Youth sports are pretty much the same idea. The heat is on, insanely enough, starting in wee ball. Opportunities like All-Stars and travel ball teams are critical; so open your wallet, dispense with your free time, and know when to shut your mouth if you want your kid to be a baller.
Of course I know these things thanks to some of the Perfect Moms I’m lucky enough to call my BBFs. Or maybe I’m that smart — as we all know, parenting is a very active verb. Darwin’s theory plays out on a daily basis on schoolyards nationwide.
Still, despite all the knowledge I work my ass off to attain, I have some blind spots. I’m not one to check my kids’ social feeds, texts, emails, and desk drawers. This is intentional — maybe stupid, even — but I clearly remember how much I treasured my privacy, particularly as a teenager. And growing up in the ’80s, our parents weren’t as nearly as all up in our business as us GenX parents are today. Less high-tech tools, and honestly, less interest in being our friends, as they were raised by the “children should be seen and not heard” generation.
So last week, when my son went off to a five-day conference with the YMCA’s Youth and Government program, initially I was cool with not knowing a ton of details. But then I started hearing things: five kids to a room, red-eye buses to the conference. I’d be lying to you if I said I went hands-off on that; I went hands on and sent an email to support making some changes. Room sizes were changed, buses held.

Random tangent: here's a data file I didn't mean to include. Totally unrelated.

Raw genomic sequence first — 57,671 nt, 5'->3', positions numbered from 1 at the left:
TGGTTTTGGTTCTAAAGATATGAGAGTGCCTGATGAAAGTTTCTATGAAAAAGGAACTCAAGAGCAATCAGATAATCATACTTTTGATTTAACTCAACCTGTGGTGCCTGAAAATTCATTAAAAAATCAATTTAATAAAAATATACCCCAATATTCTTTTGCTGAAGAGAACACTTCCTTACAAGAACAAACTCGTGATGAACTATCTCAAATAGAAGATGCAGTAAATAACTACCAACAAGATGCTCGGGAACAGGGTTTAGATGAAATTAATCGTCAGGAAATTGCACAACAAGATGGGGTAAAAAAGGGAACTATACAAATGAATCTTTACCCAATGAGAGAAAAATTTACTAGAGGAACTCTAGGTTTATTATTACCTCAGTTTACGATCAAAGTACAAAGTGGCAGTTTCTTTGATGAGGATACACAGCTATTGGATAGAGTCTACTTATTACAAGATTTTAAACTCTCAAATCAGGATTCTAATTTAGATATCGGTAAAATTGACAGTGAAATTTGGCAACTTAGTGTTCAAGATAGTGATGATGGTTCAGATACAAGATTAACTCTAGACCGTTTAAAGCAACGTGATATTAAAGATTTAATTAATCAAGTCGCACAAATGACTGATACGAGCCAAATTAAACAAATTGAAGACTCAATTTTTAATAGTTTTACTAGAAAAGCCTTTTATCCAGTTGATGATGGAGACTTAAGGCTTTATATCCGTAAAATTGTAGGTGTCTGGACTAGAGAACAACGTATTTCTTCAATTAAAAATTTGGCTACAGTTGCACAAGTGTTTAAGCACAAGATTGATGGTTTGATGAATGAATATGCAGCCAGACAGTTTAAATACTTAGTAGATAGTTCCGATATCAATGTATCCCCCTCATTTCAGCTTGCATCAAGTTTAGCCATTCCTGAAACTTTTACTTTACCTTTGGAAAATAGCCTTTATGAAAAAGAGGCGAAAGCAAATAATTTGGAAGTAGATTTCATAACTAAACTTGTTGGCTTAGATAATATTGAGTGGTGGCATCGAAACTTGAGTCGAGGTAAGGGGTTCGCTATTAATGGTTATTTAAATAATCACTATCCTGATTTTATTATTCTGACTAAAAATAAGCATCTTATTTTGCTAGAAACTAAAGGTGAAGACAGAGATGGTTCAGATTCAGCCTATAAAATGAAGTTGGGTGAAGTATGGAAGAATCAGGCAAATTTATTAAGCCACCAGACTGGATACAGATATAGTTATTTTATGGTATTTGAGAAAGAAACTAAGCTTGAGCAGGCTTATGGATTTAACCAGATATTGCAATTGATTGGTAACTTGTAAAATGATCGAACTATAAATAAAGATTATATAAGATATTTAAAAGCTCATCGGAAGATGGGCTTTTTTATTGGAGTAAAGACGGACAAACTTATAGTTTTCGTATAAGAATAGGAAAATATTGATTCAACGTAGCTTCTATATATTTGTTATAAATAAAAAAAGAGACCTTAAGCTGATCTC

And then, they were off, and that was pretty much the last I voluntarily heard from my son.
Other parents, perfect and otherwise, were sent pictures and daily updates. I stood my ground and left my son alone until day four, and then I totally broke down and sent him a probing text. I figured including our favorite “pile o’ poo” emoticon would get him.
He took no bait, and stood his ground in the sanctity of his teen retreat.
Day five and the early morning pick-up arrived. He came out of the bus, looking dazed and confused. A wave of maternal panic washed over me, as seeing your child exhausted and worked is never a good feeling. He let me give him a light hug, and then he pushed me away so he could say goodbye to the other kids.
And then, it was just the two of us in the car. I looked over at him and say tears in his eyes.
“I don’t wanna leave,” he said.
I smiled, knowing exactly what he meant. As a kid, camp and weekend retreats were my saving grace, too.
So if you saw me driving away with a knowing look on my face, just know that perfection is in the eye of the beholder. It’s not rocket science to figure out the logistics of parenting. But it is an art to accept that your child’s most significant growth happens not because of you, but in spite of you.